By: Amber Kinser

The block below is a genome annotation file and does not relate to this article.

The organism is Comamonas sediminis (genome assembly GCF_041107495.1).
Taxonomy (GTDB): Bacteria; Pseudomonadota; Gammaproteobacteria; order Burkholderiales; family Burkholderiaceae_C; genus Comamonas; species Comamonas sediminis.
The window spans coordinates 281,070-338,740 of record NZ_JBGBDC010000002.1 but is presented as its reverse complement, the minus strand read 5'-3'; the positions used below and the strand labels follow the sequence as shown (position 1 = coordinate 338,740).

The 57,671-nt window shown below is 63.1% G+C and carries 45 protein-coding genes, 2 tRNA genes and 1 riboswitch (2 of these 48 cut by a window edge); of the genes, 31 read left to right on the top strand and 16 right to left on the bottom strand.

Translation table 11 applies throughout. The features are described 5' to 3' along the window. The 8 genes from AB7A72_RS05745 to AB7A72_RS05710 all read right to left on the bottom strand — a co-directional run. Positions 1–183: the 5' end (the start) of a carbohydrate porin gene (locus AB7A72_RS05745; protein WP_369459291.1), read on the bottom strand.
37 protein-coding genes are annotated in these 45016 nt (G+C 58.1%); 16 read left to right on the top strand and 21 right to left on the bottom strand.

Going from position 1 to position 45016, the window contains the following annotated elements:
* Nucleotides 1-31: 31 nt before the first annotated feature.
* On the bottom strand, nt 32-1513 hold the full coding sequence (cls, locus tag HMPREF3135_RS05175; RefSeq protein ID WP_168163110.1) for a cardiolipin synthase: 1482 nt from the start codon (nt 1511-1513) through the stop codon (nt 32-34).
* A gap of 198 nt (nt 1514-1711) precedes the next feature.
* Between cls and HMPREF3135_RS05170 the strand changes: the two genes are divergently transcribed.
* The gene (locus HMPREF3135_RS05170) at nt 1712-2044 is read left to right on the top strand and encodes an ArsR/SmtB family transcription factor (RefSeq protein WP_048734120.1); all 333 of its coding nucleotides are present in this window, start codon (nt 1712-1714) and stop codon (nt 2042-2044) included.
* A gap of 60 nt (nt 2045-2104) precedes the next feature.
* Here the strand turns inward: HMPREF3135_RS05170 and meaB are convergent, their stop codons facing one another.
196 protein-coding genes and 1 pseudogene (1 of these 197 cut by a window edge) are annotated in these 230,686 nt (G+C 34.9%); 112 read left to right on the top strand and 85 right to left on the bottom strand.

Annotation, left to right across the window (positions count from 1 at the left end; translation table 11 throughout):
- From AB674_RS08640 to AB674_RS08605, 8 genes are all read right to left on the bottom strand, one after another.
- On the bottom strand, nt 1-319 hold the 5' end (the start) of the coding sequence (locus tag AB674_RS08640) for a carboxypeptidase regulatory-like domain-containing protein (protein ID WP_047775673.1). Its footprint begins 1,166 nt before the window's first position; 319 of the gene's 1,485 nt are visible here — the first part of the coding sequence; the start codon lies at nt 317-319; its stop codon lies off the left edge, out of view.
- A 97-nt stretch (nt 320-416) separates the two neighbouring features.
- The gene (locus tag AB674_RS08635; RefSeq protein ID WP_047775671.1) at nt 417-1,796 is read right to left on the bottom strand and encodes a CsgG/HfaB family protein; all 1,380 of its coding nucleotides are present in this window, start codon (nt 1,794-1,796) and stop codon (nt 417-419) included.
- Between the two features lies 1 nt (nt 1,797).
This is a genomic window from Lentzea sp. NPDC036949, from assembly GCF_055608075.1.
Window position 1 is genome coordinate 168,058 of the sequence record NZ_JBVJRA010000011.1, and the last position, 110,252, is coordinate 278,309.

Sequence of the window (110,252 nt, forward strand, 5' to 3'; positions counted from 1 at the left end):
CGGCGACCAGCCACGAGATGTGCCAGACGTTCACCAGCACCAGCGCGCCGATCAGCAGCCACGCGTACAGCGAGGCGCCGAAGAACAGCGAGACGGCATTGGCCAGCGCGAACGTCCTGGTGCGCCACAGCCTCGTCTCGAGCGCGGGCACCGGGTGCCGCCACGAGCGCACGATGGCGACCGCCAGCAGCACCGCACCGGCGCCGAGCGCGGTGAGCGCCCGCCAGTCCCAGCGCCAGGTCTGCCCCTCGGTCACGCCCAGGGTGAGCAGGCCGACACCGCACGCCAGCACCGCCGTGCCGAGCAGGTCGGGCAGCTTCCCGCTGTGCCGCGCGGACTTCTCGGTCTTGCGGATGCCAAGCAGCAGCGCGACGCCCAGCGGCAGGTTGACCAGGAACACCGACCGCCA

I was thinking this morning two thoughts. One was how much things have changed in terms of dads’ involvement in childcare, that dads are much more likely to be present at the birth of their child, to do a share of the everyday grind that parenting calls for, to attend to the sound of crying baby. The other thought was about how much things haven’t changed. That for heterosexual couples, the share that dads generally take is, statistically, still not a fair share, that care of the home is still done primarily by women even if both mom and dad work (and even if they both work full time), that dads are noted more often as (generously) “babysitting” or “helping” when they care for their own children than on doing what dads should be doing. And while I am quite pleased that men have stepped back into their families, especially if, rather than focus on getting out in front of it and “leading” it, they focus on getting in the middle of it and serving it, as women have done and still do, I still despair at the disproportionate amount of family and home care that men continue to offer up overall. So in light of this comparatively lower level of family engagement, I’d like to place a moratorium on giving dads extra credit for doing what women just get standard credit for (which usually isn’t much). The fact that men’s family engagement continues only half-heartedly is perpetuated when we insist on swooning over the image of men participating in the daily grind. I have been at the mall and seen girls or women who comment on men pushing a stroller through the stores as soooo sweeeet!. And to be honest, I probably was such a girl at some earlier point in my life. The interesting thing about this image is that at pretty much any point, a walk down the central aisles of the shopping mall will provide numerous examples of women pushing strollers, plenteous women dealing with children who are insisting on the purchase of this or that or children who are so dead tired all they can do is hang on people (not strangers alas) and cry or, better yet, just whine. And it is these women we’d have to look right past, or right through even, to see these sweeeet guys pushing strollers. I’ve heard young men, and because I work at a college it’s college men I’ve heard, saying that bringing their little nephew along with them functions as a “chick magnet” and I wonder why that is. I wonder why we insist on giving women almost no real credit for the parenting daily grind but gobs of extra credit when men do brief moments of it. I wonder why women say “thank you” to their male partners for cleaning up their own kitchen, or folding their own laundry. I wonder if we could start to give fathers the same credit for the parenting work they do that we give mothers, or that we should give mothers anyway. I wonder what would change if we acknowledged the continuous work that is parenting, appropriately valued mothers for their motherwork and supported them in it, and then gave men exactly the same amount of credit when they do the same amount of work. A good bit would change, I’ll wager.